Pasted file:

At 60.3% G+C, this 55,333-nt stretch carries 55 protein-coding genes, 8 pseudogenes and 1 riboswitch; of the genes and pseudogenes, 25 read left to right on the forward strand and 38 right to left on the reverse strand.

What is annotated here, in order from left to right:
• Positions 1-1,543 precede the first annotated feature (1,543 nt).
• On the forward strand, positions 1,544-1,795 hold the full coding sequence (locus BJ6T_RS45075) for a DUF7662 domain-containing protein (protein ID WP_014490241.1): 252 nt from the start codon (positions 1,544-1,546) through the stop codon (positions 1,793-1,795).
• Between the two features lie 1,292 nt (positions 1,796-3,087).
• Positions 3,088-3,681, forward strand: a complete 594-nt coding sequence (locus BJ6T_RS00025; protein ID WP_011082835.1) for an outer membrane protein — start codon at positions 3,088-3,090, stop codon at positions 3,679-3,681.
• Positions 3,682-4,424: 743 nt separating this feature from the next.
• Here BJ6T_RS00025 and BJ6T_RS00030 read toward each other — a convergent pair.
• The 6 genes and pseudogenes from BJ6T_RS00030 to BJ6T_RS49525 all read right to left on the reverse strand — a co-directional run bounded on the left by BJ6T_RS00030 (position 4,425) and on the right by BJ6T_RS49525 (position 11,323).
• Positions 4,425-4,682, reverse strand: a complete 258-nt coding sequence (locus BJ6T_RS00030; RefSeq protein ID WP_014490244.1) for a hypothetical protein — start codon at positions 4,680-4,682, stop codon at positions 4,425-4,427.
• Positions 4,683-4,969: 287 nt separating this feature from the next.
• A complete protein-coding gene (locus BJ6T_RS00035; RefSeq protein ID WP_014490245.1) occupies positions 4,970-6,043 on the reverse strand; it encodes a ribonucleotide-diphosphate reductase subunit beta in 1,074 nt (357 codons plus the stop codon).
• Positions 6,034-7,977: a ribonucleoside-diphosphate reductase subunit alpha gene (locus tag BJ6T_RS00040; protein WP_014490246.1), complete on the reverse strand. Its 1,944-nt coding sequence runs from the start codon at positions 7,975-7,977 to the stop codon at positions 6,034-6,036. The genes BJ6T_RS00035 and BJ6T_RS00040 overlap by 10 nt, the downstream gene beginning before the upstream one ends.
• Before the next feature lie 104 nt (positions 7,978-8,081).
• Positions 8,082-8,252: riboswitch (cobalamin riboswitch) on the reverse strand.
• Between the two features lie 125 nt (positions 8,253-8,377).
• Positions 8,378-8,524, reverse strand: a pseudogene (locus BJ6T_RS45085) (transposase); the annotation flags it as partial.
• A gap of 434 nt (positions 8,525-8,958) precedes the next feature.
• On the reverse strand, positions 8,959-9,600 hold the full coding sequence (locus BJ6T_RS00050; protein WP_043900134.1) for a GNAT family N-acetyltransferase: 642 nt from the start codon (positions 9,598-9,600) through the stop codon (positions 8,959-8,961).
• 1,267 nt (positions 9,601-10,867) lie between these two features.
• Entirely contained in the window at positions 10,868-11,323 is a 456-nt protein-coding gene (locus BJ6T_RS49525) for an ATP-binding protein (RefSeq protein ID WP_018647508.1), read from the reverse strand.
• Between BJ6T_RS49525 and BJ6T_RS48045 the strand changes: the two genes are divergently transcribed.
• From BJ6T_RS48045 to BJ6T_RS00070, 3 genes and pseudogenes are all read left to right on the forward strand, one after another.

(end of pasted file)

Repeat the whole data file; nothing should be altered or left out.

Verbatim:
At 60.3% G+C, this 55,333-nt stretch carries 55 protein-coding genes, 8 pseudogenes and 1 riboswitch; of the genes and pseudogenes, 25 read left to right on the forward strand and 38 right to left on the reverse strand.

What is annotated here, in order from left to right:
• Positions 1-1,543 precede the first annotated feature (1,543 nt).
• On the forward strand, positions 1,544-1,795 hold the full coding sequence (locus BJ6T_RS45075) for a DUF7662 domain-containing protein (protein ID WP_014490241.1): 252 nt from the start codon (positions 1,544-1,546) through the stop codon (positions 1,793-1,795).
• Between the two features lie 1,292 nt (positions 1,796-3,087).
• Positions 3,088-3,681, forward strand: a complete 594-nt coding sequence (locus BJ6T_RS00025; protein ID WP_011082835.1) for an outer membrane protein — start codon at positions 3,088-3,090, stop codon at positions 3,679-3,681.
• Positions 3,682-4,424: 743 nt separating this feature from the next.
• Here BJ6T_RS00025 and BJ6T_RS00030 read toward each other — a convergent pair.
• The 6 genes and pseudogenes from BJ6T_RS00030 to BJ6T_RS49525 all read right to left on the reverse strand — a co-directional run bounded on the left by BJ6T_RS00030 (position 4,425) and on the right by BJ6T_RS49525 (position 11,323).
• Positions 4,425-4,682, reverse strand: a complete 258-nt coding sequence (locus BJ6T_RS00030; RefSeq protein ID WP_014490244.1) for a hypothetical protein — start codon at positions 4,680-4,682, stop codon at positions 4,425-4,427.
• Positions 4,683-4,969: 287 nt separating this feature from the next.
• A complete protein-coding gene (locus BJ6T_RS00035; RefSeq protein ID WP_014490245.1) occupies positions 4,970-6,043 on the reverse strand; it encodes a ribonucleotide-diphosphate reductase subunit beta in 1,074 nt (357 codons plus the stop codon).
• Positions 6,034-7,977: a ribonucleoside-diphosphate reductase subunit alpha gene (locus tag BJ6T_RS00040; protein WP_014490246.1), complete on the reverse strand. Its 1,944-nt coding sequence runs from the start codon at positions 7,975-7,977 to the stop codon at positions 6,034-6,036. The genes BJ6T_RS00035 and BJ6T_RS00040 overlap by 10 nt, the downstream gene beginning before the upstream one ends.
• Before the next feature lie 104 nt (positions 7,978-8,081).
• Positions 8,082-8,252: riboswitch (cobalamin riboswitch) on the reverse strand.
• Between the two features lie 125 nt (positions 8,253-8,377).
• Positions 8,378-8,524, reverse strand: a pseudogene (locus BJ6T_RS45085) (transposase); the annotation flags it as partial.
• A gap of 434 nt (positions 8,525-8,958) precedes the next feature.
• On the reverse strand, positions 8,959-9,600 hold the full coding sequence (locus BJ6T_RS00050; protein WP_043900134.1) for a GNAT family N-acetyltransferase: 642 nt from the start codon (positions 9,598-9,600) through the stop codon (positions 8,959-8,961).
• 1,267 nt (positions 9,601-10,867) lie between these two features.
• Entirely contained in the window at positions 10,868-11,323 is a 456-nt protein-coding gene (locus BJ6T_RS49525) for an ATP-binding protein (RefSeq protein ID WP_018647508.1), read from the reverse strand.
• Between BJ6T_RS49525 and BJ6T_RS48045 the strand changes: the two genes are divergently transcribed.
• From BJ6T_RS48045 to BJ6T_RS00070, 3 genes and pseudogenes are all read left to right on the forward strand, one after another.